Teacher Activities:

  • Provide students with a list of terms on the board that are often misused in popular culture
  • Provide students with the true and intended definitions as they relate to the islamic faith
  • Divide students into groups and handout media sources

Student Activities:

  • In small groups of 4-5 students will read and analyze a piece of media highlighting possibly incorrect information and noting how the media portrays the Islamic faith
  • Each group will share out what they found and whether they think the media source is fairly or accurately representing the Islamic faith
  • What are the consequences of misrepresentation?

Possible Terms and Misconceptions to Explore

  • “Allah”: The word Allah simply means God, and Islam springs from the same monotheistic tradition as Judaism and Christianity. To Muslims, Allah is the God of Abraham, Moses, Jesus and Mary.
  • Jihadist and Holy war; “Jihad” literally means striving, or doing one’s utmost
  • Do Muslims believe in Jesus? Yes. Jesus is believed to be a prophet and a messenger of God.
  • Muslims are Arabs; An Arab is a person who speaks Arabic as his or her native language, Muslim refers to anyone who practices the Islamic faith
  • Islam oppresses women; Most of the oppression of women by Islam and Muslims that is highly publicized is usually due to local customs and traditions (cultures). Muslim women have been presidents and prime ministers. Violence towards women and forcing them against their will is not permitted by Islam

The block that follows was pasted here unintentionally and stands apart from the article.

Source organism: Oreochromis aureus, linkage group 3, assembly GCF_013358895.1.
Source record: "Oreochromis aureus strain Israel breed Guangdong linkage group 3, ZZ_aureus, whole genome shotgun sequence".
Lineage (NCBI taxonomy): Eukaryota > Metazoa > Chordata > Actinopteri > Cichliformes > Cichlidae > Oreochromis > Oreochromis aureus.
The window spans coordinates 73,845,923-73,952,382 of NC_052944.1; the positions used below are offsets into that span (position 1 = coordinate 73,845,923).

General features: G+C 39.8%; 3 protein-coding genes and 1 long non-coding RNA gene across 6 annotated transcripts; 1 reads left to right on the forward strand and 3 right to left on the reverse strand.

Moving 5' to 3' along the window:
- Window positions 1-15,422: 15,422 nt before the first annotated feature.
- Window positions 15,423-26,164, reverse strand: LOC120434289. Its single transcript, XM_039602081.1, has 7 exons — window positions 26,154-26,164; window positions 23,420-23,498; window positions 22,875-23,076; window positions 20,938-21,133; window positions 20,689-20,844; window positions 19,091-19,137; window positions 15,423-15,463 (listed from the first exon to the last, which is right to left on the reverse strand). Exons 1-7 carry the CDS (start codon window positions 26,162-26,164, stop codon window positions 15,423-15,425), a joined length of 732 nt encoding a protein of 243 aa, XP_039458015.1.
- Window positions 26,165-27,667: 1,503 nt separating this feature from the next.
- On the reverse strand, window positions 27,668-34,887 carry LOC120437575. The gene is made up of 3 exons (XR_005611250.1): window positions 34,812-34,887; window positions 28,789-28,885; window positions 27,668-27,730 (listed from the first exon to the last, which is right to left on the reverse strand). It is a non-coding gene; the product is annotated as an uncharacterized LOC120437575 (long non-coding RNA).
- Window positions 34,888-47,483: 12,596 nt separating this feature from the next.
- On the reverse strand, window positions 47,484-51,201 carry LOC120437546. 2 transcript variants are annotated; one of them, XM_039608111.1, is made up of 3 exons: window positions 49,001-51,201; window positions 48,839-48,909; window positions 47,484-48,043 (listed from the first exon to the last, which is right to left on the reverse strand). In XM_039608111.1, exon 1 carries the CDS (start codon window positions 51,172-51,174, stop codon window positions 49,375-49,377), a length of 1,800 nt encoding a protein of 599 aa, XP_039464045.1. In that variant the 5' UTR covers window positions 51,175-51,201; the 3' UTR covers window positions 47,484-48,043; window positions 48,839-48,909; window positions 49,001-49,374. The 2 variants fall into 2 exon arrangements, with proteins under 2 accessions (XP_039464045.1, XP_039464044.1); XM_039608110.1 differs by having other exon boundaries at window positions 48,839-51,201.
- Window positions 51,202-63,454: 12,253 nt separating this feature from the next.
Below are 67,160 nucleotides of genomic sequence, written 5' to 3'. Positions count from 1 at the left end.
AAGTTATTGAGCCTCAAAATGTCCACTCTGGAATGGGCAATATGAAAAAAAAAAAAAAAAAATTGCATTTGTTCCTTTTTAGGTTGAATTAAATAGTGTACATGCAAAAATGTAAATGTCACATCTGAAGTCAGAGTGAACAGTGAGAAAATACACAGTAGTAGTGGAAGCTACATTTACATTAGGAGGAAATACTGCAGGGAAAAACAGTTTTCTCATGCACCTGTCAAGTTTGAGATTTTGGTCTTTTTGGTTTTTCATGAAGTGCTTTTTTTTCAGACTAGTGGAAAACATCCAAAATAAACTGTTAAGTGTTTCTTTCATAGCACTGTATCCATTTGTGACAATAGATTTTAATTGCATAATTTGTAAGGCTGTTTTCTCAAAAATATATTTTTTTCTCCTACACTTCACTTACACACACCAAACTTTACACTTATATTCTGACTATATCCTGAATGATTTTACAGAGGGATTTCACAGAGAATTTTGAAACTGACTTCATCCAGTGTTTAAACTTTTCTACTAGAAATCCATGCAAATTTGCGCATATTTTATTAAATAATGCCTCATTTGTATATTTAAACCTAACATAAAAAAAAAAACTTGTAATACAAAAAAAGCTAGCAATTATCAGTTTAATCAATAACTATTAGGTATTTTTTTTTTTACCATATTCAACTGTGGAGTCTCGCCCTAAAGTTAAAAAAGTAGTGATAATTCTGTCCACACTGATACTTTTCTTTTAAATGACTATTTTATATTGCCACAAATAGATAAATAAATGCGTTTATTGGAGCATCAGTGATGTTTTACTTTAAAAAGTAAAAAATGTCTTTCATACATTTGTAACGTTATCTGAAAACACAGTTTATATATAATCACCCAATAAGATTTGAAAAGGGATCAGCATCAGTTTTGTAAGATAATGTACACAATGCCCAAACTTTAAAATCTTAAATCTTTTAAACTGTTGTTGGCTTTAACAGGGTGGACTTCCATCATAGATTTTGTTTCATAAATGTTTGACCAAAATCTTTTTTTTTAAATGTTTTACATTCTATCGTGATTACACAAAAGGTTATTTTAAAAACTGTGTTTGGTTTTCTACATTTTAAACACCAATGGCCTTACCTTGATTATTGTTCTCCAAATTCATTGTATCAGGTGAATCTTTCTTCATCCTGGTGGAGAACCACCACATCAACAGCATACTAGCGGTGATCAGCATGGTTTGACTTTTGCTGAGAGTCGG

Encountering the World of Islam:

Lesson Three: Field Trip; Students and Teacher will visit local mosque.

Learning Objectives:   

  • Students will be immersed in and appreciate diversity in faith
  • Students will gain a better understanding of Islamic faith

Teacher Activities:

  •       Reiterate the etiquette of visiting a place of worship and religious community
  •       Encourage students to be curious and respectful
  •       Prime students to think of questions they can ask

Student Activities:

  • Students will tour the mosque and be free to ask questions
  • Students will submit a final reflection on their experience visiting the mosque and consider what they have learned about the Islamic faith


Students will be assessed…

  • through their participation and their willingness to engage with each other about the material
  • Through their ability to think critically and ask questions
  • Their ability to critique the value of sources and recognize the credibility of the sources and materials


Teaching Tolerance; Addressing stereotypes about Islamic faith